I’ve compiled and will now present to you, my faithful reader (Hi, Mom!), a short list of the pros and cons of moving back to Utah. To be fair, this list is based on the assumption that if I don’t come back to Utah, I’ll be staying in Tallahassee. Or, rather, this list compares my life in Tallahassee to my potential life in Utah. Thus, if I say something is a pro of moving to Utah, what that really means is that it is an area of my life that would improve if I moved to Utah, as compared to my current lifestyle in Tallahassee. Similarly, if I say something is a con of moving to Utah, what I really mean is that Tallahassee is better than Utah in that particular respect. (And, to be even more specific, I’m comparing living in Salt Lake City to living in Tallahassee.) When it comes down to it, it’s highly unlikely that I’ll stay in Tallahassee after completing my Ph.D., and so this list is only provisionally meaningful. There are certainly pros and cons on this list that would not be pros or cons if I compared Salt Lake City to some other city in which I could end up living. But you get the basic idea.

A final note before I present the list. I have not included proximity to family and friends as either a pro or a con on this list. Obviously, it is both. But I have purposely kept this list limited to those things that seem less personal, that are features of the state rather than features of particular people that happen to live here. None of my Utah family members and/or friends should be saddened by their exclusion from this list. Indeed, it may be for the best that I did not include you on it. Who knows what I would have said about you?

And finally, here are the pros and cons:

Pro #1: More to Do (Especially for a Family)
The Salt Lake City area is a pretty great place to live if you’ve got a family. There are lots of things to do. There are museums, a zoo, an amusement park a mere 20-ish minutes away, cool libraries, tons of movie theaters, recreational opportunities aplenty, professional basketball, baseball, and soccer, etc., etc., etc. There are lots of community events, especially at certain times of the year. There are tons of places to see fireworks on the 4th of July, for example, and there seem to be two or three free movies being shown in some nearby park or another almost every single weekend during the summer months. For the adults, you’ve got ballet, opera, live theater, restaurants of varying degrees of snootiness, casinos a mere two hours’ drive away (if that’s your thing), and contrary to what some people would expect, bars and sex shops! Even for a boring fella such as myself who predominantly enjoys going to the movies, Salt lake City affords one the opportunity of going to a different movie theater almost every week of the year! So many other cities are easily accessible from SLC that a sizable chunk of metropolitan Utah feels as though it’s right outside your door. But so are the mountains, meaning you can hike, rock climb, bird watch, ski, snowboard, and much more! Whether you prefer your nights on the town or in the tops of the mountains, you’re good living in SLC. Tallahassee offers jack squat in comparison.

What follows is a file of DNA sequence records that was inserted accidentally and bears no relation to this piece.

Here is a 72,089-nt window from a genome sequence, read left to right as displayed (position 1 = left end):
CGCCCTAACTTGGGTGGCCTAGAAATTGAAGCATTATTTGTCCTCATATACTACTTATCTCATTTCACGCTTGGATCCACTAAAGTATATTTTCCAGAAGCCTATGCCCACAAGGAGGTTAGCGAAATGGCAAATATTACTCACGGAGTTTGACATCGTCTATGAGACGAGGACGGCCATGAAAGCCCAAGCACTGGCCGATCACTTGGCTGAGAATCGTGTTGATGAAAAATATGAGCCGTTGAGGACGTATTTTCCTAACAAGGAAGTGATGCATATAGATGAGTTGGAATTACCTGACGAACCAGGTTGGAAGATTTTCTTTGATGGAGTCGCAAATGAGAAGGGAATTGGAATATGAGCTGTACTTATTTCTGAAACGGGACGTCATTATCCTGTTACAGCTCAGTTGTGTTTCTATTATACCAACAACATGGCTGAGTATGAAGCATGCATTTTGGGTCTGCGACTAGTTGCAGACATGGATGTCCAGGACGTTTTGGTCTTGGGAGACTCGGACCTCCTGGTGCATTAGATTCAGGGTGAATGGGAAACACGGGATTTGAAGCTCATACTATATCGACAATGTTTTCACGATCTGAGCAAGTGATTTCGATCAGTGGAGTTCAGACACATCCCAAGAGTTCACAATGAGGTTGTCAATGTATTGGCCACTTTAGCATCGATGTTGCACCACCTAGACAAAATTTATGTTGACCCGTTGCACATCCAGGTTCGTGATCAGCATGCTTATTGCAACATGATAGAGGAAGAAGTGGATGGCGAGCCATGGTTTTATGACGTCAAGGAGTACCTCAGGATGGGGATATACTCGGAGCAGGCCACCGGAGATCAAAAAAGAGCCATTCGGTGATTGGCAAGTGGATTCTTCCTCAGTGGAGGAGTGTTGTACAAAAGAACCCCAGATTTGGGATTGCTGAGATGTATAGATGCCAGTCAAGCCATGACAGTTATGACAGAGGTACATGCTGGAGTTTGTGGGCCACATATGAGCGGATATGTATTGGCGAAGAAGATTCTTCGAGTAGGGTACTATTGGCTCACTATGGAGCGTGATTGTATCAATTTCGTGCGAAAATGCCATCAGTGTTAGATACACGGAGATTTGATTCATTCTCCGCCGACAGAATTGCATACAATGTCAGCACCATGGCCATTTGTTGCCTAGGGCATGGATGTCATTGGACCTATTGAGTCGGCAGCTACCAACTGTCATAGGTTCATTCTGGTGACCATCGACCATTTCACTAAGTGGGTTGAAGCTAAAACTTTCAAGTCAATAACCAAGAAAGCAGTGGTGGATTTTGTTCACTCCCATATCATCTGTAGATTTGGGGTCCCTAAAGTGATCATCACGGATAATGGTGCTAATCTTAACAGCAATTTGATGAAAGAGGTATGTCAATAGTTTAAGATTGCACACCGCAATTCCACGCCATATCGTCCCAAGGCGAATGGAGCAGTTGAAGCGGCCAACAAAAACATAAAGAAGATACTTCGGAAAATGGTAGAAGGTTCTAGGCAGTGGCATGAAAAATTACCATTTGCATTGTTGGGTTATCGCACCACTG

Con #1: Traffic
Granted, SLC isn’t half as bad as places like Los Angeles, Atlanta, or Seattle when it comes to traffic congestion. But most of the main roads in the Salt Lake City area seem to be perpetually busy, at least (and especially) in comparison to Tallahassee. The freeway in Tally is, at its worst, much better than the freeway in Salt Lake City at its best, and Tallahassee rush hour is a less strenuous adventure than is trying to get out of a downtown Salt Lake City mall parking lot (regardless of the time of day). Road construction also is unending in Utah. The same roads that were whittled down to one lane in each direction back in 2011 are whittled down to one lane in each direction this year. As they were the year before that. And the year before that. Or so it seems. Honestly, I don’t know if the main road off of which Melanie’s parents live has ever NOT been under construction! Orange cones and barrels seem to have a permanent residence on SLC roads, and it’s obnoxious. Furthermore, Utah drivers suck. I didn’t realize that before, but man oh man, are they pushy … and impatient … and often times just plain reckless! Perhaps it’s simply that there are so many more drivers here than in Tally, but since our arrival, Melanie and I have rarely been on the road without having some futtface bonehead nearly drive us off the road. It’s a joke.